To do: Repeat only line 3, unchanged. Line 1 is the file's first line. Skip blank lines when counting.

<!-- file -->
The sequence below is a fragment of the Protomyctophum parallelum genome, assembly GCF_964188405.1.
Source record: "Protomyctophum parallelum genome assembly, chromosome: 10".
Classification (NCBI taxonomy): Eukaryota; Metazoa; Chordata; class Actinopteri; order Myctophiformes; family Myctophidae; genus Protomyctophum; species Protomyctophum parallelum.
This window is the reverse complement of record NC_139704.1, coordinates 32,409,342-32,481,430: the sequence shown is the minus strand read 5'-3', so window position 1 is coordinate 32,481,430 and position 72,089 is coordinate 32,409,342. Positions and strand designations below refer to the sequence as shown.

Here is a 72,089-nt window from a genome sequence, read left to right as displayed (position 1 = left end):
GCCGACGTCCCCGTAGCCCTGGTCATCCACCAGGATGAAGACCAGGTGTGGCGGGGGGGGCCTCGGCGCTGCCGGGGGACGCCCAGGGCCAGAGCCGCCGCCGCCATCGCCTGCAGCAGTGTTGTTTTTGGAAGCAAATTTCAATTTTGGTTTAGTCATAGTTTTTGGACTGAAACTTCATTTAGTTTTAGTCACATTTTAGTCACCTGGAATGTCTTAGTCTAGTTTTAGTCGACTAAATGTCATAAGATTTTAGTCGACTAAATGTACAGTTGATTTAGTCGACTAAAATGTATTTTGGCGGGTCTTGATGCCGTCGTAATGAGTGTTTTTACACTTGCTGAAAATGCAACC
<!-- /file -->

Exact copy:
Classification (NCBI taxonomy): Eukaryota; Metazoa; Chordata; class Actinopteri; order Myctophiformes; family Myctophidae; genus Protomyctophum; species Protomyctophum parallelum.